Tuesday, September 27, 2011

My Deep South Grandma

This weekend was a rather bittersweet one. We got to spend two whole days with my extended family in South GA (read: the land of gnats, sweet tea, and peanuts). It was 85 degrees there, while up on our mountain it was probably more like 68. But, we adjusted to that. My hair, however, did not. But, I digress. Back to the somewhat bitter part of this sweet weekend of aunts and uncles and cousins and sweet tea. I think this may warrant a new paragraph.

My eighty-five year old grandma Margie was placed in ICU on Thursday night and around 2:30am we almost lost her. The next day, the doctor on duty proclaimed her a "miracle" and commented that there must have been some serious praying going on (yep). As my parents were driving through the night to get there in time to say what they thought would be goodbye, I was having to bide my time up here on this mountain and found myself remembering all kinds of things about my grandma that I hadn't thought about in a while. The heavy weight of believing that I would probably never hear her gloriously southern voice again made my throat tight and my nose stuffy. I don't cry much, but Thursday night was a tearful one.

So, in honor of Marge, as my uncle affectionately calls her, I thought I'd mention a few things about my grandma that I find endearing and wonderful. Here goes:

My grandma is a whopping 4'11 and shrinking. But, what she doesn't have in height, she makes up for in being feisty. She's a serious (and I mean serious) Braves fan. She knows what Chipper Jones is having for breakfast on his off days. Grandma has lived in the same part of GA for 85 years, but she's been to every state in the Union (including the ones that aren't contiguous). She's also been to Europe. I find it incredible that a woman who didn't have indoor plumbing at different times in her life has seen more of the country/world than most of us who've moved 23 times.

My grandma has the best southern accent you've ever heard. She also has endearing ways of saying certain words, for instance, nauseating becomes noiseating. Grandma makes the sweetest tea you've ever tasted and on its second day in the fridge, you can use it for syrup on your pancakes. Yum. She can also cook up a "mess" of salmon (she'll pronounce the "l") patties, mashed potatoes, collard greens, hoecake, creamed corn, turkey dressing and giblet gravy. You'll have to loosen your belt after that one.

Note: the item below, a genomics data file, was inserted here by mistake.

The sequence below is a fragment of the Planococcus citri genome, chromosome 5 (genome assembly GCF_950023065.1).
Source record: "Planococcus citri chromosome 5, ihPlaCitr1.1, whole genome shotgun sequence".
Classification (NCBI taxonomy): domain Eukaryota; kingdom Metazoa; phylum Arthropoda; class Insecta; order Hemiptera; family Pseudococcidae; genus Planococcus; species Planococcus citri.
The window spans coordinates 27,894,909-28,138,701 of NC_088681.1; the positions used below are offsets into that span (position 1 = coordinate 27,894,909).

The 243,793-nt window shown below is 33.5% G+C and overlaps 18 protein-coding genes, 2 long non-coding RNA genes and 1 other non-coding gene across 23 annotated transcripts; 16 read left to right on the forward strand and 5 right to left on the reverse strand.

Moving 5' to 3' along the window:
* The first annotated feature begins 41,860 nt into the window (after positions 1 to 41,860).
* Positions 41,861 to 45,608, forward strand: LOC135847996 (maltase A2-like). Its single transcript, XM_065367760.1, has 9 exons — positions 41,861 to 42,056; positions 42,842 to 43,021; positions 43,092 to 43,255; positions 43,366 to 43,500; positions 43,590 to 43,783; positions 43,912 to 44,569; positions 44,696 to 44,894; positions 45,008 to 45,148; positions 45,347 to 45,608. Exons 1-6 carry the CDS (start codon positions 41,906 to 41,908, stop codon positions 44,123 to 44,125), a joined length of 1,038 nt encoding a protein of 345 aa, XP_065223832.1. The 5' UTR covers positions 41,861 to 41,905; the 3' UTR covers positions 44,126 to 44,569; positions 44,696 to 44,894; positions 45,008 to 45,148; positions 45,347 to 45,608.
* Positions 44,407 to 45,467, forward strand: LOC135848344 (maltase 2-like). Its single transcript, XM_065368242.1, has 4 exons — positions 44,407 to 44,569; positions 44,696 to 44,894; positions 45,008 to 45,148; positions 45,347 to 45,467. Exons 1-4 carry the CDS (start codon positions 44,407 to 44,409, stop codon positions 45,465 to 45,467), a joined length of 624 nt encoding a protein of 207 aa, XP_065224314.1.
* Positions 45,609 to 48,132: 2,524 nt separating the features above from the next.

Grandma loves bacon and Hardee's and her "girls" who she goes to water aerobics with. If you've spent any time with her, you know that she's usually got a diet Dr. Pepper and a bag of Cheetos in her purse. She's extra-extraverted and loves being the center of attention, which works out well because she's got a quick sense of humor.

She sends a card at every birthday, the kind of card that has about four pages of very poetic, very Helen Steiner Rice, sentiments. But, they always feel personal and you know that she stood in the card section of Rite-Aid for about 20 minutes picking out the perfect card for you.

My grandma loves Jesus. She's at church every time the doors are open. She sings alto in the choir and loves her Pastor Dan. On Thursday night, when they thought she was almost gone, my aunts and uncles and my parents (who made it there in the middle of the night) all stood around her bed and sang "Amazing Grace." She sang too with the little bit of voice she had left and a tear running down her cheek. I'm sure she was starting to wonder what it was going to be like to see Jesus and maybe give my sweet grandaddy a long-awaited hug.

My grandma is my last grandparent. I'm thankful that at 33 I still have one of those. I could hardly hold it together last Saturday morning when I went to visit her at the hospital and realized an answer to prayer was happening when she gave me a hug and told me she loved me. I hadn't thought I'd hear that voice again on this earth. It was so incredibly good to hear it again.

She's still in the hospital, but she's getting more and more of her spirit (i.e. feisty) back. They're hoping she'll get to go home tomorrow. I'm wishing I was going to be there to see her walk back into that familiar house and maybe turn on the Braves game and settle into her chair with a new crossword puzzle.

I won't ever forget this past weekend and what it felt like to see and hear her again when I thought I'd lost her. I'm more than grateful for a little more time with my Braves-loving Margie.


  1. Hey friend, I know how you feel. My Nana (mom's mom) died last year, and I miss her so much. I'm really glad your grandma is still here with you!

  2. Wish we didn't need a crisis to remember how special our family members really are. So glad Ms. Margie is doing well...I suspect you may have gotten your sense of humor from her. I've always loved your family's sense of humor (your mom and dad can always see the funny in a situation:)



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